It’s a tough time for the Pentagon. The Defense Department is playing whack-a-mole across the world, juggling the Afghanistan War, fending off China’s rising aggression over Asian sea lanes, strengthening Ukraine against Russian incursions, fighting Ebola in West Africa and fielding a new air war in Syria and Iraq. And now Secretary of Defense Chuck Hagel, who was trying to sort the mess out, has resigned. Generals are making the rounds of the Capitol, begging Congress and anyone who will listen not to hollow out the military by cutting billions out of their budget. No one is sure what to do or who can help.
One man thinks he can: Erik Prince, the former Navy SEAL who founded Blackwater Worldwide, one of the most successful private security companies in the world until he sold it under a cloud of criticism and legal problems. Prince has a plan for how to remake the Pentagon and fight wars, small and large, cheaper and more efficiently—and there are people in Washington who think he’s right.
Everybody agrees something needs to be done about military spending. The Defense Department has been operating as if the era of lavish spending will continue. Instead of hashing out a national security strategy with the administration and generating a plan that conformed to new spending limits, the Pentagon has been betting Congress would fix things.
Congress isn’t much better. Lawmakers are locked in turf battles and ignoring sweeping reforms that would allow the country to fight with fewer dollars and people, or at least to scale back its ambitions and have a military that it can afford. Republicans don’t want to raise taxes, and Democrats don’t want to cut entitlements.
A budget standoff in Congress three years ago led to deep cuts that were expected to chop $500 billion out of defense over 10 years. Congress eased those automatic reductions for the past two years, but they are expected to return in 2015 unless something is done. These cuts have led the military to slash expenses on a wide constellation of items, from troop levels to weapons programs to pilot training—at a time when new and expanding problems are demanding ever more military resources.
When the Pentagon has approached Congress with modest cost-savings proposals, it has usually gotten shot down. Lawmakers refuse to consider closing bases even though the military has 20 percent more than it needs. This year, the Pentagon floated smaller pay raises, higher health insurance deductibles and co-payments for retirees and some active-duty family members, and slower growth of tax-free housing allowances. Another proposal cut $1 billion in subsidies to on-post commissaries that sell discount groceries to troops.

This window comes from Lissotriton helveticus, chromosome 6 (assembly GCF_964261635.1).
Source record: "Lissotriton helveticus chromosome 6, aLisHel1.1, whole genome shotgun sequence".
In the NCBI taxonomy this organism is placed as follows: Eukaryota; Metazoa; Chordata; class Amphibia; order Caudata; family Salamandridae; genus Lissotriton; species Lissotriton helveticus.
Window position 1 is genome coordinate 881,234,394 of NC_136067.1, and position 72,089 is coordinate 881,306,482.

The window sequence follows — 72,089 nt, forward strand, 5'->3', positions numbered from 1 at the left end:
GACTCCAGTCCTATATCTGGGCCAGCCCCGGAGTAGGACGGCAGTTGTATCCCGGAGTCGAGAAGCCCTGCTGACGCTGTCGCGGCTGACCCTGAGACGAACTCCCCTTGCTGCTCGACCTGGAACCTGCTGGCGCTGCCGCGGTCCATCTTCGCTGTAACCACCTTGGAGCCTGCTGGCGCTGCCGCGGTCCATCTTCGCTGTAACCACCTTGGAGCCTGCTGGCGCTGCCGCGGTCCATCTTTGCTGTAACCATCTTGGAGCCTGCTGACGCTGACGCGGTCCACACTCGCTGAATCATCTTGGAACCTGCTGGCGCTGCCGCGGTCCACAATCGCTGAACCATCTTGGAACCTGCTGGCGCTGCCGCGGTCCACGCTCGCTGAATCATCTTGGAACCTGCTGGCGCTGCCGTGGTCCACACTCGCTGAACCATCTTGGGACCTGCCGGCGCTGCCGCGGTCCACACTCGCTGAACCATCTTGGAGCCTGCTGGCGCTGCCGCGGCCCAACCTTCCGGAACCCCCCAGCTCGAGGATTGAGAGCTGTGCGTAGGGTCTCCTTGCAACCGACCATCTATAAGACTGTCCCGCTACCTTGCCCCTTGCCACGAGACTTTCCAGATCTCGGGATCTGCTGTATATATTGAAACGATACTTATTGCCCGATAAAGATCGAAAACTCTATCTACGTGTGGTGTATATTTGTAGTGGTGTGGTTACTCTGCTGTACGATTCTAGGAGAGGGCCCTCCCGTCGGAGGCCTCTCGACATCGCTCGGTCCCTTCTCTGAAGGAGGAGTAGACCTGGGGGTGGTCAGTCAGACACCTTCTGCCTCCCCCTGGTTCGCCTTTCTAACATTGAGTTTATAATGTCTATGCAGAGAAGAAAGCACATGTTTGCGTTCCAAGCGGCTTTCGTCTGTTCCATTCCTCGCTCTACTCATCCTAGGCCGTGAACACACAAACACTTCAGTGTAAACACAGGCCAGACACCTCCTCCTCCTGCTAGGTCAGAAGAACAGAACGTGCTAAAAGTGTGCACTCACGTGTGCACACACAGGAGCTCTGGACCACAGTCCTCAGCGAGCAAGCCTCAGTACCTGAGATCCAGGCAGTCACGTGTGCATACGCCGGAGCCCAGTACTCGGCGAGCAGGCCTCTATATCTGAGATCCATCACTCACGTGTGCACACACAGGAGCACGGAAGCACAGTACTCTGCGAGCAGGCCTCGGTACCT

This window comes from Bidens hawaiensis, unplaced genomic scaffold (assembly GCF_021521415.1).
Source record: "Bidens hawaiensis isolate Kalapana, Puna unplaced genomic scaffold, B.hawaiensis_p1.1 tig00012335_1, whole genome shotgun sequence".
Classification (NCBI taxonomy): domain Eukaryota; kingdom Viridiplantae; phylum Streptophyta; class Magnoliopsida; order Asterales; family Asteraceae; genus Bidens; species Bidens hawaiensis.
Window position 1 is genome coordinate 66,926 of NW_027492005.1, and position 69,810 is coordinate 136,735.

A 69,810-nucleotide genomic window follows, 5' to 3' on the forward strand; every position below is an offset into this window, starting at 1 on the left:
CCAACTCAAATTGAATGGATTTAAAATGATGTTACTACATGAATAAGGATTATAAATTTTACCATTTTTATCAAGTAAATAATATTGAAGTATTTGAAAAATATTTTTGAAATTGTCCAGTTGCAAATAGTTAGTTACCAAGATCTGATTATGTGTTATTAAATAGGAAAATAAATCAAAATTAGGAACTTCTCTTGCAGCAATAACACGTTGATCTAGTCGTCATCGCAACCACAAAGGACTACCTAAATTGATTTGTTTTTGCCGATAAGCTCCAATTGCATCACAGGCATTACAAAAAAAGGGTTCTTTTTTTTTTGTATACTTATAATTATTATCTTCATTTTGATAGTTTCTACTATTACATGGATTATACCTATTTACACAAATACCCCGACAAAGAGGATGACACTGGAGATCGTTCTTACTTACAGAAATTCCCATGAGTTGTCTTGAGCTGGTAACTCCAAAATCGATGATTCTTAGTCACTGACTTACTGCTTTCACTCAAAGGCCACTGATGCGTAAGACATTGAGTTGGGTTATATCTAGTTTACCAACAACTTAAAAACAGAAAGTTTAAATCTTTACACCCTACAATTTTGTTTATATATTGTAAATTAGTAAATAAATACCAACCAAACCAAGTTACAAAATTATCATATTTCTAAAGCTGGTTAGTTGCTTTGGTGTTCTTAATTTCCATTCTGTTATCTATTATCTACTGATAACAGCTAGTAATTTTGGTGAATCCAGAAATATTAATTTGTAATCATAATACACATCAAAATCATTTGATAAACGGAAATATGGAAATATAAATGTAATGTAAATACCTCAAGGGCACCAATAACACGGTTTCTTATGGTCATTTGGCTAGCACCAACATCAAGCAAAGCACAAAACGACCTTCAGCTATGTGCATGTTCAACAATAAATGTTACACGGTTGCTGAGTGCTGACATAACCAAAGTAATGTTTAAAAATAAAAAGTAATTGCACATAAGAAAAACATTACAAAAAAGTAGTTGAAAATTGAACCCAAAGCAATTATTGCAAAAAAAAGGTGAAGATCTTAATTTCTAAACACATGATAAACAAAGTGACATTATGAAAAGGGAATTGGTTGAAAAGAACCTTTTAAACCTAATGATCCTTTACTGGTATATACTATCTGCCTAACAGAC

After criticism from veterans’ groups, Congress rejected most of the proposals and didn’t offer any ideas of its own. Don’t think the new incoming Congress will help. Although the Republicans gained control of the Senate, without a large majority in both houses, they won’t be able to do much, either. It appears the standoff will continue until the next president is elected in two years.
“We can’t wait two years,” said Michèle Flournoy, chief executive of the Center for a New American Security and former undersecretary of defense for policy, who was seen as a frontrunner to replace Hagel until she took herself out of the running. “It’s only going to become more challenging in the future. If you think this is bad, you ain’t seen nothin’ yet.”
Erik Prince inspires equal parts derision and envy. At its height, Blackwater was a billion-dollar company, providing a range of services to the State Department, CIA, Drug Enforcement Administration and the Defense Department that included ferrying military cargo around Afghanistan, protecting the American ambassador and embassy in Iraq and servicing drones in Pakistan and Afghanistan.
The company exploded onto the national scene 10 years ago when four of its guards were killed and their bodies burned, dragged and hung from a bridge in Fallujah, Iraq. Three years later, Blackwater guards fired into a Baghdad crowd, killing 17 and wounding many more. Four Blackwater guards were tried on murder, manslaughter and weapons charges in connection with 14 of the deaths, and were found guilty in October.